On the abandoned golf course

I haven’t golfed in 25 years, but many of my friends do. They tell me that they find other area courses to be more interesting, but they liked this course’s low green fees. They often mention that maintenance here is so-so at best. Last season, even that so-so maintenance fell off. In the view from my back yard, the rough became very rough and even bare in spots. Fallen tree branches were not being picked up. The cable barrier that kept carts on the path was not being repaired when it broke. I wondered what was up. Now we all know.

On the abandoned golf course

These three trees just behind my property are a frequent subject when I test new-to-me old cameras. You can see that there was still some contrast between the fairway and the rough earlier this spring. Black-and-white film really brings it out.

Golf course trees

Today it’s very hard to tell fairway from rough. Greens are even hard to distinguish now. Whoever buys this course, if anyone ever does, will have a lot of work to do to make the course fit for golf again. I shot this from the 14th tee; this is the fairway I see from my back yard.


Before this season, I’d stepped over my fence onto the course only a few times, and always to maintain my property. I’ve been curious to walk the course as the families who live in this golf community often do, but I’ve felt sure that wasn’t allowed. This season, curiosity has sent me over the fence a handful of times to explore. I’ve walked only the back nine, the part on which I live. The 14th hole is in the worst shape, with fallen trees blocking the cart path in a few places.

Tree down

The ponds have all scummed over.

Pond scum

A distinctive feature of this course is that the back and front nine are separated by a heavily traveled road. You’d never know it while driving through, but golfers play through by using a tunnel under the road. This photo doesn’t show it well, but this tunnel is tall enough for me to stand up in, and should be easily tall enough for a cart to drive under.


Despite the decay, it’s easy to see how attractive this course is. It provides lovely views for homeowners along it.

On the abandoned golf course

Of course I hope someone buys and operates this course. But I worry that this area has more golf courses than it can support, and this one failing is a natural consequence.

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Road Trips

Improvements on “MLK,” aka the Michigan Road, in northwest Indianapolis

There’s an unfortunate saying: if you’re on a street named after Dr. Martin Luther King, Jr., you’re in a rough neighborhood.

This may be only a stereotype, but sadly it’s been true of any city I’ve ever been in. Indianapolis, the city I call home, is no exception. Dr. Martin Luther King Jr., Blvd., is the Michigan Road between 10th and 38th Streets. “MLK,” as we all call it, is in an economically challenged part of town. It figures frequently in the police blotter. When I surveyed the Michigan Road in 2008, I felt very out of place there and didn’t linger for many photos. Most things were in dilapidated condition. This house is representative.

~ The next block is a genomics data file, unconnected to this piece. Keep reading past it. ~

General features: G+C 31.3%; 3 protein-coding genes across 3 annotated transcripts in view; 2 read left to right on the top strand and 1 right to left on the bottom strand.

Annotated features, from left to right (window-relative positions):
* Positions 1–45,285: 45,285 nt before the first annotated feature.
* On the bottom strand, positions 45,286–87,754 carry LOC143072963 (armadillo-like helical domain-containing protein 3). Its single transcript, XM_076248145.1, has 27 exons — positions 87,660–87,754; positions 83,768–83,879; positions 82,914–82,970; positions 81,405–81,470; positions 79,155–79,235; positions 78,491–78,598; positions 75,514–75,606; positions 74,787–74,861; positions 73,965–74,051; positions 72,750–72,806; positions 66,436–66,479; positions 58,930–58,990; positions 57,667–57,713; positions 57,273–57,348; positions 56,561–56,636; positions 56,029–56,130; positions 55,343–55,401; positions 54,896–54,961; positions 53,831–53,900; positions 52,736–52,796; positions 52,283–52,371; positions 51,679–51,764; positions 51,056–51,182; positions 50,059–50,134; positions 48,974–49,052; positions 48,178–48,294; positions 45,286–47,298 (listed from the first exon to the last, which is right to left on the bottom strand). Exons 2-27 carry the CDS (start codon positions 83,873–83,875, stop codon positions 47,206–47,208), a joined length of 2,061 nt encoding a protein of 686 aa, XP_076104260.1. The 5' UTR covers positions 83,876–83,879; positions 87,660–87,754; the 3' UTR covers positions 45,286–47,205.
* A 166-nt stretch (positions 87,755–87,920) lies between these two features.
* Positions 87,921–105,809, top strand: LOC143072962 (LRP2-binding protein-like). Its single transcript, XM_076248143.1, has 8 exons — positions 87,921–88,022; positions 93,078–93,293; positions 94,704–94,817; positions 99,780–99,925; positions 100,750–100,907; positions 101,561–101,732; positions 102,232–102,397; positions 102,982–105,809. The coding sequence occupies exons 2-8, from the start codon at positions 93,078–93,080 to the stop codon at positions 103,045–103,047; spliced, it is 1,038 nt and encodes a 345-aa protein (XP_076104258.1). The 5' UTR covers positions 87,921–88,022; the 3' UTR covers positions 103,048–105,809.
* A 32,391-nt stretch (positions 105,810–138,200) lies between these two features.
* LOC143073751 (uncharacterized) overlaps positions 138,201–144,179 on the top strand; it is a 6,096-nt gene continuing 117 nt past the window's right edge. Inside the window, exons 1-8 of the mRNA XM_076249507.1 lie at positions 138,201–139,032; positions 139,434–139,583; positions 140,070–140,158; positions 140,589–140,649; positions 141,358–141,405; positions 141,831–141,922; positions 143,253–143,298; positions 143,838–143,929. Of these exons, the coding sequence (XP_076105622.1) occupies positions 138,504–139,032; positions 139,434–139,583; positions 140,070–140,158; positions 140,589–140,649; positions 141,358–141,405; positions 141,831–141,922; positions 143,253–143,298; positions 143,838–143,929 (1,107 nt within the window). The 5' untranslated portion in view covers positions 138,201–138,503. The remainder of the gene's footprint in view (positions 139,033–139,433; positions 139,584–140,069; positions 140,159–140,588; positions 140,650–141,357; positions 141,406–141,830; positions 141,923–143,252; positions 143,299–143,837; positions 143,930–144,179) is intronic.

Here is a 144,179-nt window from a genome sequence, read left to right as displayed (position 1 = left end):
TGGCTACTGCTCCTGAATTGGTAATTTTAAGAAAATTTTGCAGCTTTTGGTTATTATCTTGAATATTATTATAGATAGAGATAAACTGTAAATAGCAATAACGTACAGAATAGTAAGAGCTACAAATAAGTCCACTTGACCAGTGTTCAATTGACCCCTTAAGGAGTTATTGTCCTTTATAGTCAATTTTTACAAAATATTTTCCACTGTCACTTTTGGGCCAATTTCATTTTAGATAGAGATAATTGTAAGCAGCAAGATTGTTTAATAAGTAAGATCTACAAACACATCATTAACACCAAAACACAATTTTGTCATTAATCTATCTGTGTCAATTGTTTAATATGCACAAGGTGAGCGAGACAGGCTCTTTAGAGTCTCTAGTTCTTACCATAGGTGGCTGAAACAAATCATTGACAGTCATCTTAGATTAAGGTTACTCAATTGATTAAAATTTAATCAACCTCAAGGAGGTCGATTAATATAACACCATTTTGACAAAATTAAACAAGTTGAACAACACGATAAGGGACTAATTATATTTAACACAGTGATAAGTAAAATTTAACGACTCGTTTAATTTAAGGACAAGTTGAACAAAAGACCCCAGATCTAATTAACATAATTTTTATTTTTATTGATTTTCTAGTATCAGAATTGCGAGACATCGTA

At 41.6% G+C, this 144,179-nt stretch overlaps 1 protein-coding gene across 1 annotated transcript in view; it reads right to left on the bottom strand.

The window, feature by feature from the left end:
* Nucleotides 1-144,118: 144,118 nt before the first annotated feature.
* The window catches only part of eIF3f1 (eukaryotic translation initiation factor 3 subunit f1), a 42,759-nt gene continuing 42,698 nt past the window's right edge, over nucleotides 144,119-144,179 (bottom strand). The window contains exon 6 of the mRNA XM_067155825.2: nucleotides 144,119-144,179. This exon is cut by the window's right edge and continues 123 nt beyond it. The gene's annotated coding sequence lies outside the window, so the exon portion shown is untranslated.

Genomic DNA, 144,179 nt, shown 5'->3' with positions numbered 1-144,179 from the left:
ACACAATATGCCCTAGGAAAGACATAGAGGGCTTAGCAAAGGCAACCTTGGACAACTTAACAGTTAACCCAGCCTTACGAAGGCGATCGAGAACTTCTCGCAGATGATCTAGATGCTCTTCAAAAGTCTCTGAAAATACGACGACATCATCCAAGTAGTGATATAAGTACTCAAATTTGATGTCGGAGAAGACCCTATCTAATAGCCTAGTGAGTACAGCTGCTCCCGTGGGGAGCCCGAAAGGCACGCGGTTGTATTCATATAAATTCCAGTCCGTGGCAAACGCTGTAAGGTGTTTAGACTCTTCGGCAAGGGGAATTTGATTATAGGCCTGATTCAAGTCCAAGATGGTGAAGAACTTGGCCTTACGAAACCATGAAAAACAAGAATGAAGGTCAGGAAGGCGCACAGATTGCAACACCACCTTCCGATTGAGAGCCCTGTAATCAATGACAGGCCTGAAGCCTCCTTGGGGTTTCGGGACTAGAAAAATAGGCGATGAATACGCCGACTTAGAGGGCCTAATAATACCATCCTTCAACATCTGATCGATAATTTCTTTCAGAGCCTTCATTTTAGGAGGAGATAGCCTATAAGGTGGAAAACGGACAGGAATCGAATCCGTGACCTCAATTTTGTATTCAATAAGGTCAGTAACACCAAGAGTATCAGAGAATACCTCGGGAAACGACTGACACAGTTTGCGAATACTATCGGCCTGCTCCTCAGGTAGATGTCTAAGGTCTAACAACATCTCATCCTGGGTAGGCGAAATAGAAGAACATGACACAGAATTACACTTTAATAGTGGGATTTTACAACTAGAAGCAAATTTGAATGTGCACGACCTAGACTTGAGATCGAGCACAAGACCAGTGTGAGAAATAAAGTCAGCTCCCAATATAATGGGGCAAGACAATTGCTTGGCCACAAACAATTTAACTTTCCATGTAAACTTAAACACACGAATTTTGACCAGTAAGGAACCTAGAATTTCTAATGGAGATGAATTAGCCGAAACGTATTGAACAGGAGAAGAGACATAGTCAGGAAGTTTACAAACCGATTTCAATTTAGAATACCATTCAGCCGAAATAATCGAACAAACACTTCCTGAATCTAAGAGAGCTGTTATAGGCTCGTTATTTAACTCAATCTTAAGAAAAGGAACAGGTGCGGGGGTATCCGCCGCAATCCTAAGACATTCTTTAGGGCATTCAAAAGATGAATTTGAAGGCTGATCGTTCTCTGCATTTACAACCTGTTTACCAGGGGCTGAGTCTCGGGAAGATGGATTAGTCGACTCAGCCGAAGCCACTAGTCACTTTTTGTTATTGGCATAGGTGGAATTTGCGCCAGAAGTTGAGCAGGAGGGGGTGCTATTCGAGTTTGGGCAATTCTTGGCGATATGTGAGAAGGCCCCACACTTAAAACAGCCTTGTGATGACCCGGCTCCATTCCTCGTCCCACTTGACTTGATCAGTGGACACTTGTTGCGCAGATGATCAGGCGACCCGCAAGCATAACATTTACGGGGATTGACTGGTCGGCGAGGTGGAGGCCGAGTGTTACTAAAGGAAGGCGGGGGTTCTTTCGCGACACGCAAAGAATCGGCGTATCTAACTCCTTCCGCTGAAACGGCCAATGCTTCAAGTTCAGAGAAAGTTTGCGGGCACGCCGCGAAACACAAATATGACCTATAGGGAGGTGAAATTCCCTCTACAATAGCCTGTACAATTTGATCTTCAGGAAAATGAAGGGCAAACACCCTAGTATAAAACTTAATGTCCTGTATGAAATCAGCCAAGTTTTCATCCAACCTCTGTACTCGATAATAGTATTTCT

Dilapidated house

Bar-B-Q Heaven was one of the bright spots on MLK. Its great neon sign is lit night and day.

Bar-B-Q Heaven

Holy Angels Catholic Church anchors this neighborhood, but sadly, this building has been torn down since I shot this photo.

Holy Angels Catholic Church

Here, the road goes under I-65 just before it passes Crown Hill Cemetery and reaches 38th St. Much of MLK had this “nowhere” feeling.

Michigan Road at I-65

15 or 20 years ago now, a group of civic leaders pressed to have the MLK name extended all the way up Michigan Road to the city limits at 96th St. Their argument was that this would honor Dr. King in all kinds of Indianapolis neighborhoods, from depressed to properous, from inner city to suburban. I was sympathetic to their cause, but I wasn’t in favor of renaming more of this historic road. It would have wiped the Michigan Road name off Indianapolis’s map. I hoped the group would find another road for this purpose, but then the effort quietly faded away.

Since 2008, the city has completed a number of infrastructure beautification improvements in several challenged neighborhoods. MLK was one of them. The road had previously been four lanes wide, a remnant from the days when this road was US 421 and needed to move cars swiftly through town. But since MLK is used much more as a local road today, the first step was to remove two of the driving lanes and add parking.

MLK southbound

Colorful crosswalks went in at every intersection. Notice the stylized “MLK” logo.


That logo appears in wayfinding signs posted all along the corridor, giving this area its own branding. I love how the signs link people to the great resources nearby.

MLK signage

The grass is all green and young trees line the road. The entire area is much more cheerful.


I love what the city has done here, but please don’t confuse it for improved prosperity. There are still dilapidated houses and the police still visit this area a lot. Improving the socioeconomic situation along MLK will take much more than a city infrastructure program.

I’ve documented Indiana’s historic Michigan Road extensively. To read all about it, click here.

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Corner Wine Bar

Corner Wine Bar
Nikon F2AS, 35-70mm Zoom-Nikkor, Fujifilm Fujicolor 200

Film Photography